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Thread: What material for a budget workbench top?

  1. #1
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    Default What material for a budget workbench top?

    I'm wondering if anyone has any thoughts on what materials to use to build a decent workbench for hand-tool use? I know Chris Shwartz recommends framing-sized SYP but that seems to be impossible to find in Ontario... All I can find is SPF which is both soft and splinters. Maple and Ash are possibilities but I'm working with a rather limited budget.

  2. #2
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    Default Re: What material for a budget workbench top?

    Try a double layer of 3/4" MDF topped by 1/4" tempered hardboard. The MDF will give you the mass and flatness and the hardboard will take a pounding but still be easy and relatively inexpensive to replace once it's been beaten up over time. That's what I used for my benches back home and what I'll be using here too.
    www.sppss.com
    "God wants spiritual fruit, not religious nuts!" Sign outside our Pentecostal church.

  3. #3

    Default Re: What material for a budget workbench top?

    Hi Graham,

    I have had pretty good success with heavy duty pallets used to move steel. Most of the times these pallets are vertical grain fir and true 4" square.

    Out here on the West Coast we sometimes have homes which are being demolished and you can grab old growth fir from them as well.

    Built my bench out of 4/4 birch and wouldn't do it again. The amount of money spent on glue and the extra wear on the planer knives wasn't worth it. Not to mention the time

    Just my two cents
    Dan Clermont
    Canadian Festool Dealer
    www.ultimatetools.ca

  4. #4
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    Default Re: What material for a budget workbench top?

    +1 on an MDF or hardboard top....you can flip it to renew the top when it wears, then replace it as needed. Build a frame around it from whatever you have available cheap.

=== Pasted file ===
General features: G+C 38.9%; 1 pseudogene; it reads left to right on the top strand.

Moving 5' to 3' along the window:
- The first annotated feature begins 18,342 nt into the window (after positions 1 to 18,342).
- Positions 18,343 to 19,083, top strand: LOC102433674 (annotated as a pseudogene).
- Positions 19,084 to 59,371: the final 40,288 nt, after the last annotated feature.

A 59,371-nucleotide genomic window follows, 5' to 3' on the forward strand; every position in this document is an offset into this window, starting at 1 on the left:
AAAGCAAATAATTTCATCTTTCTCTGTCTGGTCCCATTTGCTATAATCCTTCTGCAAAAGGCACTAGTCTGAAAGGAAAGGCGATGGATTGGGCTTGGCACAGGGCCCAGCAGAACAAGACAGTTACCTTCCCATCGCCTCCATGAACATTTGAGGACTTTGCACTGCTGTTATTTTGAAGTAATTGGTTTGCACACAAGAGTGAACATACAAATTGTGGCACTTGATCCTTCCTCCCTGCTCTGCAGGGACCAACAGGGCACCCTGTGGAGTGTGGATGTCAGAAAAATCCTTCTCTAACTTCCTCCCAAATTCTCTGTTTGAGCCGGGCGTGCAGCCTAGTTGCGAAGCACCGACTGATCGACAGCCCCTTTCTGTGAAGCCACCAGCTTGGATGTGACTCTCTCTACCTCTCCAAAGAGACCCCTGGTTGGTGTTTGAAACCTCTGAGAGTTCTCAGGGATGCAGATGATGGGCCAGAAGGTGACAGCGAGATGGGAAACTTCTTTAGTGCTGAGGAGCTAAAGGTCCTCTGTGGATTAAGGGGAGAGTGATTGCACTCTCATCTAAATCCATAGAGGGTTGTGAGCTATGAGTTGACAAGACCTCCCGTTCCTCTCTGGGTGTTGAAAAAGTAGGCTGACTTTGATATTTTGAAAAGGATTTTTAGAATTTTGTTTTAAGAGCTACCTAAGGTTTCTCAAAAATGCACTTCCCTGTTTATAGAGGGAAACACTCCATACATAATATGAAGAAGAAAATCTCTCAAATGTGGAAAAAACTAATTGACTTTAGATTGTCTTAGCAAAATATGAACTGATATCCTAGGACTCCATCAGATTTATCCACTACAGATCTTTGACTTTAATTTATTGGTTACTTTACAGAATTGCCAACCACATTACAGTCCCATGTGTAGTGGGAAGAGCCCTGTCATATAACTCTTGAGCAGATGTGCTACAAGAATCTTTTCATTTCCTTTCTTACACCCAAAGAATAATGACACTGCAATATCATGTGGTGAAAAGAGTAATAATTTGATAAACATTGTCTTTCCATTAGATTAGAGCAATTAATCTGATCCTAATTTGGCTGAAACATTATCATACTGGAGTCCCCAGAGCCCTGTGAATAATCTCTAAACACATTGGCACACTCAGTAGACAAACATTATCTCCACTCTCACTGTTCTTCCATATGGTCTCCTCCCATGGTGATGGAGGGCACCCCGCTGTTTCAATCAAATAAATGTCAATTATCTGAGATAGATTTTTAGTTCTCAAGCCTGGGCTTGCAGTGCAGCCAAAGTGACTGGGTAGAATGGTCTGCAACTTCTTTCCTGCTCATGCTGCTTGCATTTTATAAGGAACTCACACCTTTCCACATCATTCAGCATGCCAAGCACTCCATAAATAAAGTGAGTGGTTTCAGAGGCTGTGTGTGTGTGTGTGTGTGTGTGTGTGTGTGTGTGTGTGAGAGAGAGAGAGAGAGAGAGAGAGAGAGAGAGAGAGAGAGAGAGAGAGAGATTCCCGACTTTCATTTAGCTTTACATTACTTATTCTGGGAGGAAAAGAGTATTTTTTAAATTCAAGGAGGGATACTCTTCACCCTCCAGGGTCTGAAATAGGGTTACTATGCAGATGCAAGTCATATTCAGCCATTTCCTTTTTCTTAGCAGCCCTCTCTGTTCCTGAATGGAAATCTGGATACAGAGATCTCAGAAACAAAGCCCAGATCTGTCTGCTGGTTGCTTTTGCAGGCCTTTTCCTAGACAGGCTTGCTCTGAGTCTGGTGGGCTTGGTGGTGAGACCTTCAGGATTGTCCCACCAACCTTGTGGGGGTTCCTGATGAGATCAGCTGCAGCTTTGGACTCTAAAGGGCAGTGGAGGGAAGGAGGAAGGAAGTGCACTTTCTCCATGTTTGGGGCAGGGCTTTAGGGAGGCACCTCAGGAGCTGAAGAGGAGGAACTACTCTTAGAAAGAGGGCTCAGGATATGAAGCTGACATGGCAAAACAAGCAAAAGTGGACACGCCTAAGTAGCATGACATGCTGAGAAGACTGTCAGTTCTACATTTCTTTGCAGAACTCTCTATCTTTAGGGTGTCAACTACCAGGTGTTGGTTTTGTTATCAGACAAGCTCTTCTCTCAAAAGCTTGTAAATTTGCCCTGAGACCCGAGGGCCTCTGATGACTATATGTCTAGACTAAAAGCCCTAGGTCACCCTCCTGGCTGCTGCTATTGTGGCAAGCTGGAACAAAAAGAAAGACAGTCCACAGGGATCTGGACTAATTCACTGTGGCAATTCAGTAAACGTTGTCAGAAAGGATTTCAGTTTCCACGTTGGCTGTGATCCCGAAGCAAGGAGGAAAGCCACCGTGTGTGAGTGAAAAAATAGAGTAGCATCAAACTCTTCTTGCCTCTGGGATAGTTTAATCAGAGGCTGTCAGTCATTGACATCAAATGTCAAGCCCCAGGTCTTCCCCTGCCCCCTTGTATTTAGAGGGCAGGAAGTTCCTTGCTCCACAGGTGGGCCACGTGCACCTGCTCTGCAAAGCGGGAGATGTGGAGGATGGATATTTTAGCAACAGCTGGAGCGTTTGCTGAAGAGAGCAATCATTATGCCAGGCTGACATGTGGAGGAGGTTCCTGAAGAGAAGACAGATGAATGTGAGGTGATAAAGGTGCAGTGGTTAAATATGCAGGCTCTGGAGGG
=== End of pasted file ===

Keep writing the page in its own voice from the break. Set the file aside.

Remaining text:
5. #5

    Default Re: What material for a budget workbench top?

    Check out David Marks or the wood whisperer's videos on Torsion Box Constitution its pretty cool man.

  6. #6

    Default Re: What material for a budget workbench top?

    My dad used left-over prefinished hardwood flooring on top of 3" fir for his top. I've always used a couple of layers of MDF with hardboard on top. I'm redoing my bench top and this time I think I'll use some 99¢ laminate flooring over the MDF for the top. I'll glue the sections together to form a big sheet and attach it with some screws. Super durable and it will look good...at least for a while. Easy to change when it gets to damaged.
    the other Ken
    ------
    I actually have enough clamps

  7. #7

    Default Re: What material for a budget workbench top?

    If you are actually using the bench for hand tools (ie hand planes) and plan to flatten wood on the bench stick to a material which can be flattened (real wood with grain).

    If your intent is to use the bench to clamp, pound chisels, etc then by all means use MDF or some other man made material and flip it once the one side gets worn

    My Two cents
    Dan Clermont
    Canadian Festool Dealer
    www.ultimatetools.ca

  8. #8
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    Default Re: What material for a budget workbench top?

    Common 2x4 in. stock covered with 3/4 in. plywood.

  9. #9